Insights article

Working with the council: How to prepare for productive pre-app meetings

Sebastian Weise
Published: 11/05/2021

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Much careful work and planning go into designing a new development. Every planning application needs to go through the local council planning permission process. You want to resolve as many of the key sticking points that might hamper a planning application as early as possible. 

As a result, a large part of the design development needs to draw on local planning policies and the sentiment of local stakeholders towards the application. Most successful developers start dialogues with essential stakeholders, including the council and residents, as soon as practical. Having a detailed real-world insight and steer from local stakeholders early in the planning process can drastically reduce hold-ups later.

This is where the council's paid-for pre-application process comes in. It is one of the first point of call when trying to gauge the likely planning issues to be aware of. 


What pre-app services are offered by councils?

Local councils in the UK refer to ‘pre-app process’ to any activities, including advise, done or sought before making a planning application. The pre-app stage can involves paid-for advice, including also pre-app meetings, with a local planning officer. Paid-for pre-app advice services by councils sit alongside other activities, such as stakeholder and community engagement. 

Example: Nottingham City Council Pre-application service

With the introduction of design codes, an expanded pre-app process with the local authority that includes design reviews is an ideal mechanism to improve the quality of designs, particularly on challenging sites. For example, the Nottingham City Council’s Design Quality Framework and pre-app process is an exceptionally well-developed example. 

Applications that undertake pre-application consultation in Nottingham take ten weeks less on average to get planning approval compared to planning applications that don't make use of the service. They result in eleven fewer planning conditions than applications that don’t engage in the council's pre-application process.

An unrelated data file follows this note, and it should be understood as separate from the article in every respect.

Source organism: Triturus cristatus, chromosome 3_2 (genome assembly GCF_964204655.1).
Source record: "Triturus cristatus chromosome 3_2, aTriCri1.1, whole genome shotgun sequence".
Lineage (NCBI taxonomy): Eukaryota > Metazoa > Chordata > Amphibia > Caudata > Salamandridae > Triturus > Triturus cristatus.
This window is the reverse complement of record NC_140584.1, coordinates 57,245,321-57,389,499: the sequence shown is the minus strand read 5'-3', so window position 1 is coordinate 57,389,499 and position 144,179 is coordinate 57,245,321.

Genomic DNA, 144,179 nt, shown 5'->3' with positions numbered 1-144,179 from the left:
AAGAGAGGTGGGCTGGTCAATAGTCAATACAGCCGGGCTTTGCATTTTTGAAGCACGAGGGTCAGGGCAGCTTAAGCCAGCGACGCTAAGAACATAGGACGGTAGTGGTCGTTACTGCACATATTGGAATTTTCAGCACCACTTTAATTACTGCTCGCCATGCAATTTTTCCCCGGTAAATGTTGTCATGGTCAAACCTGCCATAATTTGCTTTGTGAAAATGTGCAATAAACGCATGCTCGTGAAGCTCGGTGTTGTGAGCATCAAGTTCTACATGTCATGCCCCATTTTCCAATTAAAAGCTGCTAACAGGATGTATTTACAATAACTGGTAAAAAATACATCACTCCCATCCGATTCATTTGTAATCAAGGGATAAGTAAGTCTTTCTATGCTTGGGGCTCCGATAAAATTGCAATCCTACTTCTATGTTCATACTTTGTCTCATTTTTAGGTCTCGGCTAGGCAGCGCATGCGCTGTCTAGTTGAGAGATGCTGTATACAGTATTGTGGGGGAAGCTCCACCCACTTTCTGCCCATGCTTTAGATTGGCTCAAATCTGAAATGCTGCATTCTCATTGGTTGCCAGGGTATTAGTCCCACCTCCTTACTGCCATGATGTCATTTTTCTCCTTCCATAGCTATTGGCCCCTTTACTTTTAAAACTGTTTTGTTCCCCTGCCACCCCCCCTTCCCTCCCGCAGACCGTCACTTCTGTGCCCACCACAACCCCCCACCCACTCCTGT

A good pre-app service can resolve critical design decisions early and establish a working relationship with the local council. Benefits can include:

  • Saving costs and time by avoiding design choices that are unlikely to be approved
  • Avoiding applications that are unlikely to proceed to development
  • Reducing time for an approval decision when the application is submitted.
  • Determining what to provide with the final application for a smoother approval process
  • Early clarity around likely contribution payments. 

Consider the cost vs benefit of pre-application advice

When it comes to local authority advice, it's essential to consider the costs of the pre-app consultation service. These costs vary based on the project's size and the local authority that is receiving the application.

Public Practice, a social enterprise focused on building public sector capacity for proactive planning, recently reviewed pre-application services provided by London Borough Councils.

The review found significant variance in cost and service provision for pre-app advice across planning authorities. Average costs for projects of different sizes are listed below.

Pre-application process costs (Source: Public)

Overview of the average costs for an initial pre-application meeting with the local authority for projects of different sizes (Source: Public)

When considering pre-application advise services, it always pays to seek a second opinion on the quality of the service obtained so to judge whether it is worth to incur the additional fee. Alternatively, it is possible to create conversations with local councillors and residents first to start a conversation around key planning issues. 


What issues might arise in the pre-app stage? 

Time delay is a key stumbling block for pre-application services: The quality of the pre-application advice service different for every local authority. Local authority resources are substantially stretched, and often even internal departments cannot jump the queue for advice from planning officers. 

Public Practice also listed key issues that local authorities face when it comes to pre-app services.

  • Workloads: High caseloads and time pressures can hurt an officers’ capacity for scrutiny, negotiation, or innovation of new ways of working.
  • Churn: High staff turnover affects the consistency of advice and risks, reducing officer continuity benefits from pre-app through to application.
  • Transparency: A lack of transparency in the pre-app service due to confidentiality risks generates a lack of trust between stakeholders.